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Unit Contributions to Equity, Diversity, Inclusion

Academic Years: 
Social Sciences
1. Faculty: 

Anthropology is devoted to exploring the diversity of humanity in both the past and present. Our faculty conduct research in communities around the globe, participate in diversity-related initiatives on and outside campus, and bring diverse perspectives on a variety of topics into the classroom. Moreover, our faculty expertise spans theoretical perspectives and methodological practices, forming a diverse intellectual community open to new perspectives. Consequently, our faculty are strongly committed to creating and supporting a diverse and inclusive environment on campus and beyond. A primary departmental focus has been the recruitment and retention of faculty from underrepresented populations resulting in current initiatives dedicated to the mentoring and advising of junior faculty (see departmental diversity action plan). Faculty hiring processes have been a central component of departmental diversity-related planning, particularly given that in a little over a decade our department has conducted eight searches and hired eleven individuals. We have focused on the composition of job ads with inclusive language, as well as the advertising of positions in a range of places to broaden the applicant pools (including the Ford Foundation, AAPA diversity committee, Association of Black Anthropologists, Association for Latino and Latina Anthropologists, etc.). Among Anthropology Department faculty at the UO, one-third are faculty of color and we are evenly split between men and women. A focus of planning for future hires is to continue diversifying the faculty through recruitment of members of underrepresented groups, and developing strategies to create even more inclusive hiring processes.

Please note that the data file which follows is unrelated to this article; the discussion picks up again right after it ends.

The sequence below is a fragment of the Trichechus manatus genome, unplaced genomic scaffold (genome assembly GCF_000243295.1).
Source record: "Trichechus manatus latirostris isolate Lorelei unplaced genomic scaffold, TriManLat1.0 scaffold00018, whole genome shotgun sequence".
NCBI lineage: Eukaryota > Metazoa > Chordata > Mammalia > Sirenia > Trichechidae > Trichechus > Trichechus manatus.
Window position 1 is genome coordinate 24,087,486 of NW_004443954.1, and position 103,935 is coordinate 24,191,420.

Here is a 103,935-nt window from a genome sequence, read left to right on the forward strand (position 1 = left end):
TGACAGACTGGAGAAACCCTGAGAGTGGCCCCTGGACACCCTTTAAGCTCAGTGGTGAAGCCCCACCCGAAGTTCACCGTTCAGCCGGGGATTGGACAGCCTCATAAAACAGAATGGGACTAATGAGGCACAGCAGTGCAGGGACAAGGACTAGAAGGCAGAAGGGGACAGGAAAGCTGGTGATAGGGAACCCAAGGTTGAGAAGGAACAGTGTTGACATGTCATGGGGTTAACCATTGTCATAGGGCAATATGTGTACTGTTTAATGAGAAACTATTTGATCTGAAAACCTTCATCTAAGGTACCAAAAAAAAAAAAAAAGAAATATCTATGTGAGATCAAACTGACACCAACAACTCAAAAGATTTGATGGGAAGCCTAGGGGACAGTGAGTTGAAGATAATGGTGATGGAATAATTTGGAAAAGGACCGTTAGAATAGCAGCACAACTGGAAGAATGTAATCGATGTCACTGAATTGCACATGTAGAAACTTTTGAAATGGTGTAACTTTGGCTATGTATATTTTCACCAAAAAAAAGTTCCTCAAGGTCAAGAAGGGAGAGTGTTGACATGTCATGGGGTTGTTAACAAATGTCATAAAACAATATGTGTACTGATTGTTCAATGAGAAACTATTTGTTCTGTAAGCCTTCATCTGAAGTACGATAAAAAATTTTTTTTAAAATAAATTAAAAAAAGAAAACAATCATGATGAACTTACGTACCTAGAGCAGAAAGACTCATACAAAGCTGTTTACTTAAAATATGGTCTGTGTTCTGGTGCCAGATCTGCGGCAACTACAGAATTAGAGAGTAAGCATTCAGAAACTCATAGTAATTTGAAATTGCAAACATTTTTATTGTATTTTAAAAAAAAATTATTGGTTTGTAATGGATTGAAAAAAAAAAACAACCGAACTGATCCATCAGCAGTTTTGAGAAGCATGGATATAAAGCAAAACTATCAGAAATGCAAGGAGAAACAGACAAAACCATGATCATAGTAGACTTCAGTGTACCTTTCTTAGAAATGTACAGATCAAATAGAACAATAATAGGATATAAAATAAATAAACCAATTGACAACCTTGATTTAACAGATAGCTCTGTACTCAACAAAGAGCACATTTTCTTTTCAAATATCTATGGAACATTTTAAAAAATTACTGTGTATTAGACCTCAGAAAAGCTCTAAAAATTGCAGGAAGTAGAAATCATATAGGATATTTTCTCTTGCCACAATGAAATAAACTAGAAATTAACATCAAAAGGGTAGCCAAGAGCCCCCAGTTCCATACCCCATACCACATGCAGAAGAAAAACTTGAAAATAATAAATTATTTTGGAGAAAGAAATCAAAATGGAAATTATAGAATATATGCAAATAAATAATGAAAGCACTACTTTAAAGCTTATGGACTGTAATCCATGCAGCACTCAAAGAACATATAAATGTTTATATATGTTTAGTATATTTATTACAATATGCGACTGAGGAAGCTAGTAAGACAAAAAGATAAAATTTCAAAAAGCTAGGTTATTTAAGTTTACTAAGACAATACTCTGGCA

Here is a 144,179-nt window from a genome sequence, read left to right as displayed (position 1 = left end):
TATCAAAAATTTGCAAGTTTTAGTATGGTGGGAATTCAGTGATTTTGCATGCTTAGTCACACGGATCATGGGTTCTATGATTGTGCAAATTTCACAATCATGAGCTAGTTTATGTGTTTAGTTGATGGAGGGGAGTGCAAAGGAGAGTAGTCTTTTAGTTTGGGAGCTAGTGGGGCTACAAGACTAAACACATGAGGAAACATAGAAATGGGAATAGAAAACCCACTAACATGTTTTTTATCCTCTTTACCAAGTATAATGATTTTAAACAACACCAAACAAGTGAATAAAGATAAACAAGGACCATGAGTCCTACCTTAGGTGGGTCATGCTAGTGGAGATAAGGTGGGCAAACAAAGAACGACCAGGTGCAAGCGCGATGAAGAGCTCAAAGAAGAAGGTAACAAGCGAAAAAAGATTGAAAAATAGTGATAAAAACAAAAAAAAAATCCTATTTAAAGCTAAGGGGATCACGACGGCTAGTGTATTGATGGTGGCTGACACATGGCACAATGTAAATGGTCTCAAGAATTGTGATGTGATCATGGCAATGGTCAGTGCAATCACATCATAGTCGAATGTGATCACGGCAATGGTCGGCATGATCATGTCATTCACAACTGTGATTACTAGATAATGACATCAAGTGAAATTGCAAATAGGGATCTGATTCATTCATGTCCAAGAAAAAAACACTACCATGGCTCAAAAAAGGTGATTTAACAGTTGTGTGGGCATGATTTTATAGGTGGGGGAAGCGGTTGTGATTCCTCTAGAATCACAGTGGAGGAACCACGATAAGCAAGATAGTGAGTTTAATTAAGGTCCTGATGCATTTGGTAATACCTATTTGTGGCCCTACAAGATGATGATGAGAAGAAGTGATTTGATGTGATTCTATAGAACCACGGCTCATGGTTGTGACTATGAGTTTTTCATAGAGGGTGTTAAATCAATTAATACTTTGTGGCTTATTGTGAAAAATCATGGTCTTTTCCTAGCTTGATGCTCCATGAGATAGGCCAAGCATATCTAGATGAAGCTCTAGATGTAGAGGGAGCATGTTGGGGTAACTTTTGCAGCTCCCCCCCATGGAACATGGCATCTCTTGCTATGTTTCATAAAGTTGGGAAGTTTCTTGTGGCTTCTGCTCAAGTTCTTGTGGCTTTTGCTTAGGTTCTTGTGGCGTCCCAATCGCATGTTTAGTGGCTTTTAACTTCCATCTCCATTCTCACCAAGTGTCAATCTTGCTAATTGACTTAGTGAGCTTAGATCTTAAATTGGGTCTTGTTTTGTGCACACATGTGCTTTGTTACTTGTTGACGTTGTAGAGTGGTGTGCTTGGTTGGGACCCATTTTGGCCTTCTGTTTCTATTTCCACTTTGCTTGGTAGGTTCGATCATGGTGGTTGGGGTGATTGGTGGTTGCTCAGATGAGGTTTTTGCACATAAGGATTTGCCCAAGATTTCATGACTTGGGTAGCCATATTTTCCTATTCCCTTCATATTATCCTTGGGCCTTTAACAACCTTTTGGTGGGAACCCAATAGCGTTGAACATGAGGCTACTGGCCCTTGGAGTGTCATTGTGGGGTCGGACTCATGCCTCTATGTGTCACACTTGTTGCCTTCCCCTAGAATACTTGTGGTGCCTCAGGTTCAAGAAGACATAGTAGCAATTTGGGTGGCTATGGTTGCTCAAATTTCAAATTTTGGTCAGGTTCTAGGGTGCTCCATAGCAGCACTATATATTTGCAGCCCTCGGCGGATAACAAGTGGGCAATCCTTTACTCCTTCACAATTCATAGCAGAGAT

2. Staff: 

The anthropology staff currently consists of two individuals who work in a variety of capacities to provide support for diversity initiatives in the department and who have participated in training's related to bias and equity and inclusion. Working with faculty, they support our job searches and reporting responsibilities to various units on campus. In particular they are central to our recruitment and retention of graduate students, many from international or underrepresented groups, as they help to facilitate contracts and funding sources, including promising scholar awards. Given the number of diversity-related initiatives that faculty have created or participated in which require administrative support, the departmental staff are an integral part of Anthropology’s program.

3. Graduate Programs: 

Recruitment and retention of a diverse graduate student population is a major concern of the Anthropology department. As many of our faculty work internationally, we have successfully recruited students from several different world regions. Supporting individual international students requires different approaches, including occasional fee waivers, arranging for family visas, and other contingencies that may arise. Faculty commonly recruit students from underrepresented groups in the United States through both individual efforts as well as structured programs. In 2012 and 2013, a number of faculty members in our department developed and ran Preview Oregon, a graduate student recruiting effort, which brought students from underrepresented groups to visit our graduate program. Although we are no longer running this specific program, members of the Graduate and Community Committees have worked to incorporate what was learned - increasing departmental efforts in bringing prospective students to campus, trying to broader our outreach, and providing more resources to our graduate students. For example, the Graduate and Executive Committees have worked together to greatly increase the amount of summer support our graduate students can receive, a major variable for many students when considering our program—particularly for students from under-represented groups. We have been successful advocating for Promising Scholars awards and matching them with departmental funds to provide first year funding without teaching to incoming graduate students from underrepresented populations. Faculty in our department have been recognized for their roles as advisors and mentors for graduate students from underrepresented populations.

4. Undergraduate Programs: